Posts Tagged ‘Three Persons’

God the Holy Ghost is a faithful Comforter

November 12, 2018 Leave a comment

But next he is a faithful Comforter. Love sometimes proves unfaithful. “Oh! sharper than a serpent’s tooth “is an unfaithful friend! Oh! far more bitter than the gall of bitterness, to have a friend to turn from me in my distress! Oh! woe of woes, to have one who loves me in my prosperity forsake me in the dark day of my trouble. Sad indeed but such is not God’s Spirit. He ever loves, and loves even to the end-a faithful Comforter. Child of God you are in trouble. A little while ago you found him a sweet and loving Comforter; you obtained relief from him when others were but broken cisterns; he sheltered you in his bosom, and carried you in his arms. Oh, wherefore dost thou distrust him now? Away with thy fears! for he is a faithful Comforter. “Ah! but “thou sayest, “I fear I shall be sick and shall be deprived of his ordinances.” Nevertheless, he shall visit thee on thy sick bed, and sit by thy side to give the consolation. “Ah! but I have distresses greater than you can conceive of, wave upon wave rolleth over me; deep calleth unto deep at the noise of the Eternal’s waterspouts.” Nevertheless, he will be faithful to his promise. “Ah! but I have sinned.” So thou hast, but sin cannot sever thee from his love; he loves thee still. Think not, O poor downcast child of God, because the scars of thine old sins have marred thy beauty, that he loves thee less because of that blemish. Oh, no! He loved thee when he foreknew thy sin; he loved thee with the knowledge of what the aggregate of thy wickedness would be; and he does not love the less now. Come to him in all boldness of faith; tell him thou hast grieved him, and he will forget thy wandering, and will receive thee again; the kisses of his love shall be bestowed upon thee, and the arms of his grace shall embrace thee. He is faithful: trust him; he will never deceive you; trust him; he will never leave you.

Charles H. Spurgeon- “The Comforter,” A Sermon Delivered on Sabbath Evening, January 21, 1855


God the Holy Ghost is a very loving Comforter

Having thus explained the Spirit’s office as teacher and advocate, we come now to the translation of our version-the Comforter; and here I shall have three divisions. First, the comforter; secondly, the comfort; and thirdly, the comforted.

I. First, then, the COMFORTER. Briefly let me run over in my mind and in your minds too, the characteristics of this glorious Comforter. Let me tell you some of the attributes of his comfort, so that you may understand how well adapted he is to your case.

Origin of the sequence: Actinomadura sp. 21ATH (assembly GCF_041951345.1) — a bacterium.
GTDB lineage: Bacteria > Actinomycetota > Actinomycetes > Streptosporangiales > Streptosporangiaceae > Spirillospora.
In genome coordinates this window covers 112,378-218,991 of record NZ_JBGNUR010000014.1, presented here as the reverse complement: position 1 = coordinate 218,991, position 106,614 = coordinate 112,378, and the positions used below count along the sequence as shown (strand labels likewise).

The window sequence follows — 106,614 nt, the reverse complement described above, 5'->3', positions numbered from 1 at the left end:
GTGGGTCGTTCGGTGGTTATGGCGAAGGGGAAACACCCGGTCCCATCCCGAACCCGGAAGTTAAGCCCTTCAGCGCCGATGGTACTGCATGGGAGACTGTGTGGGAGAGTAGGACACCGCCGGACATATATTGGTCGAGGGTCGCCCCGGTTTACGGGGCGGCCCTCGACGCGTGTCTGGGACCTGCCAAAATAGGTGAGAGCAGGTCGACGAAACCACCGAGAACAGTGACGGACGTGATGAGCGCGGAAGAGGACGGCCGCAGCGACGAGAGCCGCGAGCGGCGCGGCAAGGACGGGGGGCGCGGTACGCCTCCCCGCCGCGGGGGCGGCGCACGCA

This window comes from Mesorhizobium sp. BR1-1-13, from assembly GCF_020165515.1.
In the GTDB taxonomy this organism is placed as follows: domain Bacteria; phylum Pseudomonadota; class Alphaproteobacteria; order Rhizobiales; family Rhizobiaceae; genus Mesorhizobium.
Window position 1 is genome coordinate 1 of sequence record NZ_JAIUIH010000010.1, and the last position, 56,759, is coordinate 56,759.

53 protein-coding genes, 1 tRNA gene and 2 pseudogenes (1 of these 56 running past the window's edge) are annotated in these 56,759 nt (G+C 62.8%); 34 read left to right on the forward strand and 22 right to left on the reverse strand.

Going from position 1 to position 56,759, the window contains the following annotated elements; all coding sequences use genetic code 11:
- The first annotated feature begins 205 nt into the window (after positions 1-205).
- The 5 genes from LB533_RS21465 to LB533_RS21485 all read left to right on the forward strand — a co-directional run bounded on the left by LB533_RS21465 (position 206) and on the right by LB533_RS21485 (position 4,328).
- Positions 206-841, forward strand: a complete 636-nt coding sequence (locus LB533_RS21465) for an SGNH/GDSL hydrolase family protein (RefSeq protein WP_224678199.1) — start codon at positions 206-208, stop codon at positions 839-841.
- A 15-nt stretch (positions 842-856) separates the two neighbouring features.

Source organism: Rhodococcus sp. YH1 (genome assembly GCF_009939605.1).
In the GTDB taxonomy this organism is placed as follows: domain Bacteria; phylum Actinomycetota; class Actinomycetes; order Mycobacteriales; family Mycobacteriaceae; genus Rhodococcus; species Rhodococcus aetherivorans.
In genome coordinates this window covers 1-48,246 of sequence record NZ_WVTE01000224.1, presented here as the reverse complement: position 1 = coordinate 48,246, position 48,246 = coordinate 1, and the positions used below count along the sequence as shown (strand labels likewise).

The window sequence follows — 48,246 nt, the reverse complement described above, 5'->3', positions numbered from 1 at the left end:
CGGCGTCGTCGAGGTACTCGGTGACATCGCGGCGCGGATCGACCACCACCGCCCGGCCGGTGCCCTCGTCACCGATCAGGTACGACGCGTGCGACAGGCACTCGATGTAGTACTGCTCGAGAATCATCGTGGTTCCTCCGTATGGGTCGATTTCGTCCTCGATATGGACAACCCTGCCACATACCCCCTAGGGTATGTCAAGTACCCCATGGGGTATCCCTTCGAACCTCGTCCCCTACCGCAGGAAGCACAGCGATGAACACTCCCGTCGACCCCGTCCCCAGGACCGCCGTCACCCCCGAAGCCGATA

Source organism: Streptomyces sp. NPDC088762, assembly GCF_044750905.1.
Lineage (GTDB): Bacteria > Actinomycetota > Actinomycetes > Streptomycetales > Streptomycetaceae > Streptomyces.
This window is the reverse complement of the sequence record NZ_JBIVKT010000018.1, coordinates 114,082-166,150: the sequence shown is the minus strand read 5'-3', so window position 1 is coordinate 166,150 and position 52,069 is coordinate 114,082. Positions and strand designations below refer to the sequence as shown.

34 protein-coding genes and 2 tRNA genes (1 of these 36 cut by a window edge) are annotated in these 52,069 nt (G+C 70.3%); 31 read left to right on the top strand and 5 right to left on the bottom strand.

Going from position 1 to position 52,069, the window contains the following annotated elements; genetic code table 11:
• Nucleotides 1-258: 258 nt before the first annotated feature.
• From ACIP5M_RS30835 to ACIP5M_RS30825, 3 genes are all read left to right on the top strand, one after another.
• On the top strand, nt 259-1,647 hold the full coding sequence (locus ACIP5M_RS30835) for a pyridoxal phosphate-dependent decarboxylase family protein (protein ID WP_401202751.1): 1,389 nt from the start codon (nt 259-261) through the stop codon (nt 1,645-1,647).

And first, we will remark that God the Holy Ghost is a very loving Comforter. I am in distress and want consolation. Some passer-by hears of my sorrow, and he steps within, sits down and essays to cheer me; he speaks soothing words; but he loves me not, he is a stranger, he knows me not at all, he has only come in to try his skill; and what is the consequence? his words run over me like oil upon a slab of marble-they are like the pattering rain upon the rock; they do not break my grief; it stands unmoved as adamant, because he has no love for me. But let someone who loves me dearly as his own life come and plead with me, then truly his words are music; they taste like honey; he knows the pass-word of the doors of my heart, and my ear is attentive to every word, I catch the intonation of each syllable as it falls, for it is like the harmony of the harps of heaven Oh! there is a voice in love, it speaks a language which is its own, it is a idiom and an accent which none can mimic; wisdom cannot imitate it, oratory cannot attain unto it; it is love alone which can reach the mourning heart; love is the only handkerchief which can wipe the mourner’s tears away. And is not the Holy Ghost a loving Comforter? Dost thou know, O saint, how much the Holy Spirit loves thee; Canst thou measure the love of the Spirit. Dost thou know how great is the affection of his soul towards thee? Go, measure heaven with thy span; go, weigh the mountains in the scales; go, take the ocean’s water, and tell each drop; go count the sand upon the sea’s wide shore, and when thou hast accomplished this, thou canst tell how much he loveth thee. He has loved thee long, he has loved thee well; he loved thee ever and he still shall love thee. Surely he is the person to comfort thee, because he loves. Admit him, then, to your heart, O Christian, that he may comfort you in your distress.

Charles H. Spurgeon- “The Comforter,” A Sermon Delivered on Sabbath Evening, January 21, 1855